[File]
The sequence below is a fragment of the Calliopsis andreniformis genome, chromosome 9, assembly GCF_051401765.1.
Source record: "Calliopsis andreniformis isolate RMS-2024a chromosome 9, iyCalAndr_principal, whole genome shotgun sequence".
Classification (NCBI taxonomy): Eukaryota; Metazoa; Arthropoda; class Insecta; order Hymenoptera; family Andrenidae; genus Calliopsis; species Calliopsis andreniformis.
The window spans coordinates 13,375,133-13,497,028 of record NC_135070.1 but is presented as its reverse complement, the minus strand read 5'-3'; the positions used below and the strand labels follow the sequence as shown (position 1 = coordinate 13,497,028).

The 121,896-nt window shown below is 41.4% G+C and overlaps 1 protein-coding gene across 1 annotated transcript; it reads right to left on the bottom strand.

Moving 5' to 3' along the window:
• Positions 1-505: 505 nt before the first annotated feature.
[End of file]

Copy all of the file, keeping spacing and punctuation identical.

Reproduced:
The sequence below is a fragment of the Calliopsis andreniformis genome, chromosome 9, assembly GCF_051401765.1.
Source record: "Calliopsis andreniformis isolate RMS-2024a chromosome 9, iyCalAndr_principal, whole genome shotgun sequence".
Classification (NCBI taxonomy): Eukaryota; Metazoa; Arthropoda; class Insecta; order Hymenoptera; family Andrenidae; genus Calliopsis; species Calliopsis andreniformis.
The window spans coordinates 13,375,133-13,497,028 of record NC_135070.1 but is presented as its reverse complement, the minus strand read 5'-3'; the positions used below and the strand labels follow the sequence as shown (position 1 = coordinate 13,497,028).

The 121,896-nt window shown below is 41.4% G+C and overlaps 1 protein-coding gene across 1 annotated transcript; it reads right to left on the bottom strand.

Moving 5' to 3' along the window:
• Positions 1-505: 505 nt before the first annotated feature.